“We need to let every member contribute – not once they have earned their stripes, but right now,” Ryan said Thursday. “The committees should take the lead in drafting all major legislation. If you know the issue, you should write the bill.”
Legislatively, Ryan and Congress are facing a deadline on highway funding. The House is expected to vote as early as next week on a $325 billion, six-year bill that authorizes payments to states for their road, bridge and transit projects, the first such legislation in six years.
Currently, however, the bill has guaranteed funding for only three of those years, and it’s up to the tax-writing Ways and Means Committee, Ryan’s old panel, to fill in the rest. Rep. Kevin Brady, R-Texas, is widely expected to take over for Ryan as Ways and Means chairman.
The House and Senate will then need to reconcile their bills – the Senate passed its own six-year transportation bill in July, also not fully funded – and get a final version to Obama’s desk by Nov. 20.
Boehner gave Ryan some breathing room when the congressional leadership from both parties forged a budget deal with the White House that would increase federal spending by $80 billion over the next two years and raise the nation’s debt ceiling through 2017.
The basic problem hasn’t gone away, that you’ve got a faction of the House that is relatively sizable that really don’t really want compromises. They want a confrontation approach.
Robert Bixby, executive director the Concord Coalition
Though the House approved the deal on a 266-167 vote Wednesday, there were hard feelings that could lead to blow-back for Ryan. Hard-liners complained about the negotiating role of Boehner – a lame-duck speaker with nothing to lose.
And they howled that it passed largely on the power of Democrats – 187 Democrats voted for it along with only 87 Republicans. Ryan trashed the budget deal over how it came together – “I think the process stinks,” he said – but embraced it nonetheless.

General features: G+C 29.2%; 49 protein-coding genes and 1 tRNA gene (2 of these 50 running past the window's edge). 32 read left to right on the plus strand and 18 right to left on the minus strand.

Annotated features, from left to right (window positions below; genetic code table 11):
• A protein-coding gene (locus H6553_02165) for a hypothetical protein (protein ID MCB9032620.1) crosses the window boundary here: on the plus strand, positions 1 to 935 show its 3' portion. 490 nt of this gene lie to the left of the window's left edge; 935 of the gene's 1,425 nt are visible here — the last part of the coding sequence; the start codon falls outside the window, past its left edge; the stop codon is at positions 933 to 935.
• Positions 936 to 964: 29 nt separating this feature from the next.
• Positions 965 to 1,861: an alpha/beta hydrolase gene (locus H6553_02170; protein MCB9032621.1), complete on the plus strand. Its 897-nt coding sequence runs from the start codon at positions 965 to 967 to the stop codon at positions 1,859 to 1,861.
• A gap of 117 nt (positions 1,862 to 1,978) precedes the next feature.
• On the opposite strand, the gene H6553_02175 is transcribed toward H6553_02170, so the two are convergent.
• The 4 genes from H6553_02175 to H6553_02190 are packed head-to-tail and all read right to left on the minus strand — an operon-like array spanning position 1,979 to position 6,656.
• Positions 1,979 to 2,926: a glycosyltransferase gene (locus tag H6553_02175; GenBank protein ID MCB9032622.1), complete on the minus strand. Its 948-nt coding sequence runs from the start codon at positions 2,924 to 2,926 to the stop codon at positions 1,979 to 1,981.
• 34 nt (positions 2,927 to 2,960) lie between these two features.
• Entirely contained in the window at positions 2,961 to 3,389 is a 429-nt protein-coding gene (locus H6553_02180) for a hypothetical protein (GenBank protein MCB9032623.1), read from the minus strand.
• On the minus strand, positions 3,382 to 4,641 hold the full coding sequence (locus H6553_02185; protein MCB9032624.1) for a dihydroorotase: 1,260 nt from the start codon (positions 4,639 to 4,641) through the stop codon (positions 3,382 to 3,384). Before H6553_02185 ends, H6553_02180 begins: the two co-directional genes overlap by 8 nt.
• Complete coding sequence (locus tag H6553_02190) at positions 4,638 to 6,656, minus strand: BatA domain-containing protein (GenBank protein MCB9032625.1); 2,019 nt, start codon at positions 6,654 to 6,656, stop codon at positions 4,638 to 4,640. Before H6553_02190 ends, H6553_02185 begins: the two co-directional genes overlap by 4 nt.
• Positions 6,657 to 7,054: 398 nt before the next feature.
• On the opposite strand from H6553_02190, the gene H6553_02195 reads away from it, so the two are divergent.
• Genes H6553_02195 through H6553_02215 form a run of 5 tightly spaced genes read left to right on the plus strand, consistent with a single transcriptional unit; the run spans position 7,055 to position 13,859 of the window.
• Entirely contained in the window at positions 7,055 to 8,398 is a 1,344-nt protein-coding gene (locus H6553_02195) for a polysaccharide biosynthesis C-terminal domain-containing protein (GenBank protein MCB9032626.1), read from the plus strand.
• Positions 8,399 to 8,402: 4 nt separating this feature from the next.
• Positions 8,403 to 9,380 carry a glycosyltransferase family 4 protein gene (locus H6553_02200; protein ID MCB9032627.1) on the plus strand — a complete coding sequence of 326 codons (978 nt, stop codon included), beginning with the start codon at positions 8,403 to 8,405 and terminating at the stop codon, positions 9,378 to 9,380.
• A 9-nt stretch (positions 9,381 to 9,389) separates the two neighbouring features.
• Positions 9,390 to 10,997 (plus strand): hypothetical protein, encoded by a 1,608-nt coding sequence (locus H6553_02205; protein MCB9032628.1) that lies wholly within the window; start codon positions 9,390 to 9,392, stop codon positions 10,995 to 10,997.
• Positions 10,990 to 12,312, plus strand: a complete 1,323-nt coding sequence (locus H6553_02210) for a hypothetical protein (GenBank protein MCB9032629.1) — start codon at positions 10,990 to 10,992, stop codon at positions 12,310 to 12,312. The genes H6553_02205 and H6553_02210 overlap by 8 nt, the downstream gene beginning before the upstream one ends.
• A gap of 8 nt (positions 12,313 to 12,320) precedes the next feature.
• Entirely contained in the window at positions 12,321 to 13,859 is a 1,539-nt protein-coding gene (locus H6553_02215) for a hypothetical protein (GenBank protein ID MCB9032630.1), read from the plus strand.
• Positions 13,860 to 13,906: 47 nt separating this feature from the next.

“What has been produced will go a long way toward relieving the uncertainty hanging over us,” he said before the vote. “It’s time for us to turn the page on the last few years and get to work on a bold agenda that we can take to the American people.”
The deal, which the Senate is expected to vote on next week, could be problematic for Ryan, because some opponents of it on and off Capitol Hill believe it was a “wink and a nod” by Boehner to get Ryan “off the hook” of a potential government shutdown, said Norman Ornstein, a resident scholar at the American Enterprise Institute.
Ryan’s speakership may also have to confront federal funding for Planned Parenthood, an issue that some Republicans thought was worth taking to the brink of a government shutdown in the wake of undercover videos that allegedly showed employees of the group discussing the sale of fetal tissue.
“We still may have the threat of a shutdown,” Ornstein said. “For Ryan, at least getting through the next year will take a lot of work and a lot of fortitude. I don’t think we’re seeing a honeymoon here.”
Curtis Tate of the Washington Bureau contributed.